With passage of the Coronavirus Aid, Relief, and Economic Security Act, or “CARES” for short, earlier this year, several tax provisions for Tax Year 2020 were modified. You have probably read or heard about some changes, such as elimination of Required Minimum Distributions (RMDs) from retirement plans for this year only. We have studied the CARES Act since it was announced, but only recently did one interesting provision come to light.
Americans are very generous people, with millions of Americans making annual contributions to qualified charities. The U.S. Income Tax Code has always encouraged charitable giving by including donations in the list of available Itemized Deductions. Taxpayers only receive these deductions if they choose itemizing over taking the Standard Deduction.
Following passage of the Tax Cuts and Jobs Act of 2017 (TCJA), many former itemizers no longer received any additional benefit from itemizing, and opted instead to use the new, larger Standard Deduction. Charitable donations no longer played a direct role in further reducing Taxable Income.
Recognizing this fact, and considering the economic pain being experienced this year by so many taxpayers, Congress added a provision that will hopefully improve the plight of America’s charities. For this year only (so far, anyway) any taxpayer is allowed to deduct the first $300 of qualified charitable donations made during the tax year. The limit (again, so far) is $300 regardless of filing status; single or joint, itemizing deductions or taking the Standard Deduction.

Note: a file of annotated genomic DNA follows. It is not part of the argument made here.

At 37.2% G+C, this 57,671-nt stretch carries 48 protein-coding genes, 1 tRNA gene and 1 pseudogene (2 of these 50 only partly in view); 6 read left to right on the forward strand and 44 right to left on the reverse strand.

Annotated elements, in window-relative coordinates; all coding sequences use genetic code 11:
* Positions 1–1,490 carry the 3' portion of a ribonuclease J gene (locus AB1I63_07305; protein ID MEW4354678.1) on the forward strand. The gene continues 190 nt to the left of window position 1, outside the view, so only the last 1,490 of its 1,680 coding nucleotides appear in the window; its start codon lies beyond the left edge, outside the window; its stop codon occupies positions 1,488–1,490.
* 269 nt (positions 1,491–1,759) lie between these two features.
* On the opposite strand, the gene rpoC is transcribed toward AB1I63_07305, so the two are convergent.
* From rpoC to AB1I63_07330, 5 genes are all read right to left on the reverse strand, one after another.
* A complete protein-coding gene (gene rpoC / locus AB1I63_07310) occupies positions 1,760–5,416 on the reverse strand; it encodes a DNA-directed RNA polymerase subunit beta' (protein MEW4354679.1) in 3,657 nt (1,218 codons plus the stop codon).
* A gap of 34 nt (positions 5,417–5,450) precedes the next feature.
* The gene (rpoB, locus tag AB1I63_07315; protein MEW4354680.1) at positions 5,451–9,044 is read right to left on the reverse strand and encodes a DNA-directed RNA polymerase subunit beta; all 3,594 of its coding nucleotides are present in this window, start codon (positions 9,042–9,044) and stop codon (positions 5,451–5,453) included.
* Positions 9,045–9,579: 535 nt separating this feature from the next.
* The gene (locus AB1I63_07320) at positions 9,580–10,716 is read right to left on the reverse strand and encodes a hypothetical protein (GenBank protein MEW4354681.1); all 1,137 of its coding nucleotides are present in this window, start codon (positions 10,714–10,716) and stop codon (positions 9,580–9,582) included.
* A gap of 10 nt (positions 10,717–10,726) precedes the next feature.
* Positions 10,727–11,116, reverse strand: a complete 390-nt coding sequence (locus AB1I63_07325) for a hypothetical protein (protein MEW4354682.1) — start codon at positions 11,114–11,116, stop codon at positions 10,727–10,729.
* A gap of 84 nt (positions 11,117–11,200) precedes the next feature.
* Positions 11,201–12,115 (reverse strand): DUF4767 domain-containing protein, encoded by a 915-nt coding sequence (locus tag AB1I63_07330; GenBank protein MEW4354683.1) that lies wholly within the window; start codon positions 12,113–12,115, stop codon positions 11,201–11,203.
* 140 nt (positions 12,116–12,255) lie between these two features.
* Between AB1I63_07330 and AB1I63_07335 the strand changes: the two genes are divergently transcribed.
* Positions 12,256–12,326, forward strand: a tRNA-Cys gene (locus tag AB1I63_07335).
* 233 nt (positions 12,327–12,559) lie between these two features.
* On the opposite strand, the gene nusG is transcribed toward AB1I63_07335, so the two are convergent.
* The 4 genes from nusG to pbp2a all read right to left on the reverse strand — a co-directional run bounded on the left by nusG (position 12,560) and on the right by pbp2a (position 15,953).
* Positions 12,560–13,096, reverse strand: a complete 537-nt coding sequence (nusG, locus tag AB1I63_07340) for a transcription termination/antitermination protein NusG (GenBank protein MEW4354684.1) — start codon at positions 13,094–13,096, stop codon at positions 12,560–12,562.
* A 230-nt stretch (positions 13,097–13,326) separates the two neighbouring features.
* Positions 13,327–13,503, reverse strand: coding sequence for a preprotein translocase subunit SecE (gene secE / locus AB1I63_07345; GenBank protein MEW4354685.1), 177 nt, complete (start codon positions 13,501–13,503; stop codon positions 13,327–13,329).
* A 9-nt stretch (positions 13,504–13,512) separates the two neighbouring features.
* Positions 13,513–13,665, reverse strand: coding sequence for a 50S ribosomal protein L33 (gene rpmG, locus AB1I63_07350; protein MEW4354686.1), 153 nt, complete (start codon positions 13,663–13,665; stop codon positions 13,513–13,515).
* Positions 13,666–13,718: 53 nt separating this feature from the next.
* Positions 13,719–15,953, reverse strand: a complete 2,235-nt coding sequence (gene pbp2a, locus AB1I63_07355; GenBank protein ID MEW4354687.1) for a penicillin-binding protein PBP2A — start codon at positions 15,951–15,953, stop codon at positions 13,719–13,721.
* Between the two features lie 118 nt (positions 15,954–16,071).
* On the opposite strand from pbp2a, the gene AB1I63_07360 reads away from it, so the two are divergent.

Because this provision has a direct positive effect on your actual tax bill, we would encourage all taxpayers to make their fist charitable contributions, up to the $300 limit, from personal (taxable) accounts. Keep good records and get receipts to document your generosity. If you need to know whether a charity is qualified, check IRS Publication 590, which is available online at irs.gov.
We should note that qualified donations do not fail to help your tax situation. Included in the larger Standard Deduction is a consideration for Charitable Giving; it is simply not split out on Form 1040. If your generosity is above the estimated average giving, you simply change to itemized deductions and receive a tax break for the excess.
Van Wie Financial is engaged in all areas of Personal Financial Planning, including Tax Planning, but is not qualified to prepare tax returns or to give tax advice. Always consult with your tax professional for verification before proceeding with actions that may affect your personal tax situation.
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